After successfully bioengineering hearts and livers, scientists have now managed to engineer kidneys, growing them from donor cells. The kidneys appear to be functioning as they should.
Scientists at the Massachusetts General Hospital have managed to bioengineer kidneys which function to produce urine, both in laboratory experiments and when implanted in rats. The method used to produce the kidneys involves growing them from living cells which had been scraped off of donor organs, something previously used to experimentally produce both livers and hearts. "If this technology can be scaled to human-sized grafts, patients suffering from renal failure who are currently waiting for donor kidneys or who are not transplant candidates could theoretically receive new organs derived from their own cells." Says Dr. Harold Ott, the lead author on the study which is being published in Nature Medicine.
Currently, end stage kidney disease still requires an actual organ donation. Currently, there are 18,000 such kidneys available for transplant in the US with almost 100,000 Americans in need of one. If you are lucky enough to receive a kidney, you’ll still need immunosuppressive drugs to prevent organ rejection, though such drugs cannot guarantee the organ will be accepted. In addition, immunosuppressive drugs can be damaging for your health. Employing the new method thus has the potential of saving thousands of lives, and could effectively grow you a brand new kidney from your own cells.
A brand new man-made kidney
The approach was discovered by Dr. Ott while he was a research fellow at the University of Minnesota and involves stripping living cells from a donor organ with a detergent solution. The cells are then implanted into a “collagen scaffold”, which in this case was the lining of the vascular system and kidney cells in rats. To ensure the right cells went to the right place, the new vascular cells were delivered through the renal artery while the kidney cells were injected through the ureter; the “outflow pipe” of the kidney. Adjusting the pressure of the injected cells ensured they dispersed evenly throughout the kidney.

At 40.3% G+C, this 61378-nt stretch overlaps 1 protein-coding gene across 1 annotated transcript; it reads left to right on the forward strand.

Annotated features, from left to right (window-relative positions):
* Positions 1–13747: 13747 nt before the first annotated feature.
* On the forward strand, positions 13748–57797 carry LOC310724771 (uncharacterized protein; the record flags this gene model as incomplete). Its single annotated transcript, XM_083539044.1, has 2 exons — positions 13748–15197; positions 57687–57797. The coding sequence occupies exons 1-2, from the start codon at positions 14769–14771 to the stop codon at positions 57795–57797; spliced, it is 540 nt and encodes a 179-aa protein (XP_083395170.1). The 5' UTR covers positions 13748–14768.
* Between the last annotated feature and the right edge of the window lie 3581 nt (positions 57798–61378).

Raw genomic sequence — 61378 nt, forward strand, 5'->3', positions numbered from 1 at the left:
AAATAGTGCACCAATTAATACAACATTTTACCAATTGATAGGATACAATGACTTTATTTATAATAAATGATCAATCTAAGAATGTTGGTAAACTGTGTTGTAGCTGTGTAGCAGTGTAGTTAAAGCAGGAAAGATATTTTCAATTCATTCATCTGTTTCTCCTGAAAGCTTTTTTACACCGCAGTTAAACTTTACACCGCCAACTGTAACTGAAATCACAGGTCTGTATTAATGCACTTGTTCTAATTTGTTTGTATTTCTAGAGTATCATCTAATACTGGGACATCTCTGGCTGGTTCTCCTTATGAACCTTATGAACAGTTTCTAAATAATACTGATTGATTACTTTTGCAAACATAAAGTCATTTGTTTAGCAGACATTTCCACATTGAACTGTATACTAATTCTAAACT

After culturing in a bioreactor for 12 days, the new kidney was tested. Blood was circulated through the kidney and shown to exhibit filtering of the blood and production of urine. After being transplanted into rats which had previously had a kidney removed, the new organs began functioning, filtering blood without any clot formation or bleeding, as soon as the blood flow was restored. The kidney had limited function however; something Dr. Ott and his team believe have to do with the cells used for the transplant: "Further refinement of the cell types used for seeding and additional maturation in culture may allow us to achieve a more functional organ."